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Sunday, February 5, 2012

2nd Annual Feeding Tube Awareness Week - What Awareness Means to Me.

Naomi wearing instead of eating her food
At almost 2 years.
I never thought I'd be the mother of a child with a feeding tube.  I never thought my children would be anything other than perfect.  I should have figured out that things don't pan out like we hoped and planned when I developed pre-eclampsia with my first pregnancy and Sam was born after my first (and only) private Leer jet flight from Valdez to Anchorage for an urgent induction, but how quickly we forget the things that weren't according to our plans, especially when you're raising children.  After Sam, came Beth and after Beth came Eli , after Eli came Naomi and by that time I really had the hang of this mom thing.  I could nurse a baby, do dishes and read a book to one of the older kids all at once.  I could safely navigate four small children through Target and come out with my sanity still in tact.  I'd given up on store bought baby food, I had the food mill down and my baby was going to eat spice.  No bland diets for this one and then something changed.  Naomi didn't grow like the others had.  First she was dainty, then petite, then small, then downright skinny.  Naomi also didn't eat quite like the others.  She struggled to swallow purees, not quite sure what to do with them, she weaned herself from the breast not long after turning one, but didn't pick up drinking other things to make up for it.  We tried all sorts of tricks to get her to eat more and better, we gave her high calorie formulas mixed with half and half, I fed her with a sippy cup while she slept because she would suck out of instinct.  We worked so hard to get Naomi to grow, we went gluten free and started iron supplements when tests indicated celiac and anemia.  Not too long after Mary was born she started vomiting.  At least a few times a week and often hours after she had eaten.  We were lost.  We couldn't feed our baby and make her grow.  We tried medications that have the side effect of stimulating your appetite but they only had a short-lived effect.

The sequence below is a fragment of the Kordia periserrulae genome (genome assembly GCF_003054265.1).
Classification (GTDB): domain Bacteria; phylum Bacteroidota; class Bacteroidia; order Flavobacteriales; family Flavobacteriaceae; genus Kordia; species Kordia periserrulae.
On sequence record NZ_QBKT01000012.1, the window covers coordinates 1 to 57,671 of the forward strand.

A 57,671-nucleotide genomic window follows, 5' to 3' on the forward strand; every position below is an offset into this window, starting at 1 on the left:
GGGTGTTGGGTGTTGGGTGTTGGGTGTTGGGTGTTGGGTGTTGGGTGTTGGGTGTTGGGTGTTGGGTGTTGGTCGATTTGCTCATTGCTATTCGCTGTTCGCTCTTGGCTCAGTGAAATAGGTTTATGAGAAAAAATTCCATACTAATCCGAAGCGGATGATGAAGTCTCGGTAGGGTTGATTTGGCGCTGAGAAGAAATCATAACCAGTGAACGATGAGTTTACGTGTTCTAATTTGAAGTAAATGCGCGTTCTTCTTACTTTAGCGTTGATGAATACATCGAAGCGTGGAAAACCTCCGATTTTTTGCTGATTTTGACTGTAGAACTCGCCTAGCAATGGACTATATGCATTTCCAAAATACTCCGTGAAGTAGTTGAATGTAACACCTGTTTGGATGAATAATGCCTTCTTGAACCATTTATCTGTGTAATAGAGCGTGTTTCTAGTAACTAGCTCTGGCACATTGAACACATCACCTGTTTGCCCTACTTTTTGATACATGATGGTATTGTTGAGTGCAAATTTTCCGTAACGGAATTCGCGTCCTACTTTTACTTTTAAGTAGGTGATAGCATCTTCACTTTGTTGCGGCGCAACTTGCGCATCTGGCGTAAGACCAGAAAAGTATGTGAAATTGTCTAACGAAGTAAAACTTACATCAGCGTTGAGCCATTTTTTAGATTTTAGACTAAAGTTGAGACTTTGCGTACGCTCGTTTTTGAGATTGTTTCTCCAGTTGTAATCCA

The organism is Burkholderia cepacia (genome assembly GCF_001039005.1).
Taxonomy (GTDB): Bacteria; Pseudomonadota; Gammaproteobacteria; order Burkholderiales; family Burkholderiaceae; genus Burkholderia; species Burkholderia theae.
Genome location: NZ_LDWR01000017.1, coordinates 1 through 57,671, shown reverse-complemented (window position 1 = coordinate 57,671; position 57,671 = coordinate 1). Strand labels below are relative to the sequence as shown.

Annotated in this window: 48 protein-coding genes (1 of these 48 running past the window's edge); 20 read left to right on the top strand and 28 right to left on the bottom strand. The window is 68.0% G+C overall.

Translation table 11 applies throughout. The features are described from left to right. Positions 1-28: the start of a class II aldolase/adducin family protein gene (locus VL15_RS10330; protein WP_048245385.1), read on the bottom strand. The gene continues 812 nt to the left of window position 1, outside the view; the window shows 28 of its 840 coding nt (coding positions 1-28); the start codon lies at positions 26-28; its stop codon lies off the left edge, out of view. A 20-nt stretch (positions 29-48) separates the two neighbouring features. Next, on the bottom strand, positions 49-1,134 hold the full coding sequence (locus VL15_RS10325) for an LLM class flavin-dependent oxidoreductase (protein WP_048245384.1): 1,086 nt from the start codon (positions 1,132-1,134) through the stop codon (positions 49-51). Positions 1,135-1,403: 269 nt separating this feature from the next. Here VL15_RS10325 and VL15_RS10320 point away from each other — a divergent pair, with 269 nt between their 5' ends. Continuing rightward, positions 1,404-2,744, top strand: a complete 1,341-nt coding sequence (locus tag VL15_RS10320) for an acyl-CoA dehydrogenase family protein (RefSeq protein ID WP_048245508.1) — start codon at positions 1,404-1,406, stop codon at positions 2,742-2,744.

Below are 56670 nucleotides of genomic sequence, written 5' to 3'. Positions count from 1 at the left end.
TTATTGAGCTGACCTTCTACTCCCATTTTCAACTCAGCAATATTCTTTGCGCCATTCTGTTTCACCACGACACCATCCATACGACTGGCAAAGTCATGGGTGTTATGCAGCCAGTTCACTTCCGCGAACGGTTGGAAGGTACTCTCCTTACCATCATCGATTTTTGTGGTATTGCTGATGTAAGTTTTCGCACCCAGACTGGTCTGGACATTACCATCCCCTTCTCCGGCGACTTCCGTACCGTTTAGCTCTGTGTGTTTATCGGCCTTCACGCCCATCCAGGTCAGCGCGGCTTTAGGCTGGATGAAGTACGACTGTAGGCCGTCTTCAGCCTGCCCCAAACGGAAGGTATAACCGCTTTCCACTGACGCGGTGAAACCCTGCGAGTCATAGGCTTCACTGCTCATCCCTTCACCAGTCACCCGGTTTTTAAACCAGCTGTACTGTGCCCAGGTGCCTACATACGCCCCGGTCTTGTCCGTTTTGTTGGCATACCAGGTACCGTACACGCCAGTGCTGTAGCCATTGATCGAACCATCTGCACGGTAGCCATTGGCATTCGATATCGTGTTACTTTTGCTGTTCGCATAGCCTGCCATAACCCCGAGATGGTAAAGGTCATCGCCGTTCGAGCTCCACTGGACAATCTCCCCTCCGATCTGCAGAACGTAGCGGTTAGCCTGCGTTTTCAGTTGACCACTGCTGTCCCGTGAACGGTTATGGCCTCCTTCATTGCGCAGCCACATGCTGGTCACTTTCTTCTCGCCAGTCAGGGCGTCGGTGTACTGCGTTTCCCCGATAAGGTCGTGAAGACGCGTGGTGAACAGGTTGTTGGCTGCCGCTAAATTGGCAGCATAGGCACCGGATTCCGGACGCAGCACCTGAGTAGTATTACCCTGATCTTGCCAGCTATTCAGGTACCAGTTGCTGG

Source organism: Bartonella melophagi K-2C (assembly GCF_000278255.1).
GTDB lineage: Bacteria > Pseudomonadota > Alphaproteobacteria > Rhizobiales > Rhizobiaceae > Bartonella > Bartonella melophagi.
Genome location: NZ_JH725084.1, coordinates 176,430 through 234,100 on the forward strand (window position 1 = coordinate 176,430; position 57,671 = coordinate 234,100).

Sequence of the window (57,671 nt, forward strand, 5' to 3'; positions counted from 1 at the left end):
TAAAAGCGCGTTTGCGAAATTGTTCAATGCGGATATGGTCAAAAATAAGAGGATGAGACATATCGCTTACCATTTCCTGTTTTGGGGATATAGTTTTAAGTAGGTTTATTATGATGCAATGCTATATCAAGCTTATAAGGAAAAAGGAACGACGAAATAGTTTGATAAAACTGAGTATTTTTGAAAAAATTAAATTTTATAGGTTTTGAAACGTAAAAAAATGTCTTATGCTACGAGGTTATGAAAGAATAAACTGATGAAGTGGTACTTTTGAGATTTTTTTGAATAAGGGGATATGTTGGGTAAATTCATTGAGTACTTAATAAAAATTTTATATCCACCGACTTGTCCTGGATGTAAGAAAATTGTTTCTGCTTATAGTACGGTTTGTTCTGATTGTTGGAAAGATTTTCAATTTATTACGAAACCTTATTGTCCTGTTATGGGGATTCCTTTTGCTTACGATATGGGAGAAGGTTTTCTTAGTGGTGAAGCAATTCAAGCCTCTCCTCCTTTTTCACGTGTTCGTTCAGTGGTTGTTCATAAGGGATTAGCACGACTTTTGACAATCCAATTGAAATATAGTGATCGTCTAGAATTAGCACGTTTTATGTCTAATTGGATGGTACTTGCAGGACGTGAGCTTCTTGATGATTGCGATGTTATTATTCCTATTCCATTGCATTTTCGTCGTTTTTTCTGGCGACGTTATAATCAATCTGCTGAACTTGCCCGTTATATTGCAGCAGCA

In the hospital with the ng tube.

Squishing berries in her hair at feeding therapy.
Finally at 2 1/2 years Naomi wasn't just skinny, she was starving.  She had quit growing and her body was on the verge of consuming it's own organs to give her energy.  At that point we finally conceded that Naomi needed a feeding tube and she was admitted and received an ng tube.  The tube allowed her to start growing again but came with it's own difficulties, Naomi was disturbed by the tube down the back of her throat and she completely quit eating.  What a bittersweet realization that was.  The exact thing that was allowing my child to grow was preventing her from eating.  Two month later Naomi got a more permanent g-tube, a tube that goes through the abdominal wall directly into her stomach and two years later she still has it.  We don't know why Naomi wouldn't eat other than eating was uncomfortable for her.  We don't know why she did and still does vomit.  We don't know why sometimes her stomach and intestines move food too slow but we do know that Naomi has come a long way since then.  She is GROWING!!!  She is HEALTHY!!!  She is EATING!!! but not enough to survive.  Naomi can and does eat orally but she is still g-tube dependant.
Naomi can feed herself.

She eats on the go too with her backpack.

Okay, so finally getting to the point.  Awareness means to me that Naomi can go to school and be accepted by her peers as someone who just eats a little different.  Awareness means going to the ER or to some doctors and having them understand the journey we've been through.  Awareness means that another mother whose toddler is getting a tube for the very first time might not think she failed to feed her child, as I thought, but instead will know she is giving her child health.  Awareness means people asking questions instead of staring.  And most of all awareness means we don't have to hide that we are different. 

Awareness means not thinking of Naomi as disabled but instead thinking of her as super-abled.  Naomi can eat without moving a muscle, now that's impressive!

It keeps rotating this pic, but here's a Super Tubie with her Silly Sis!

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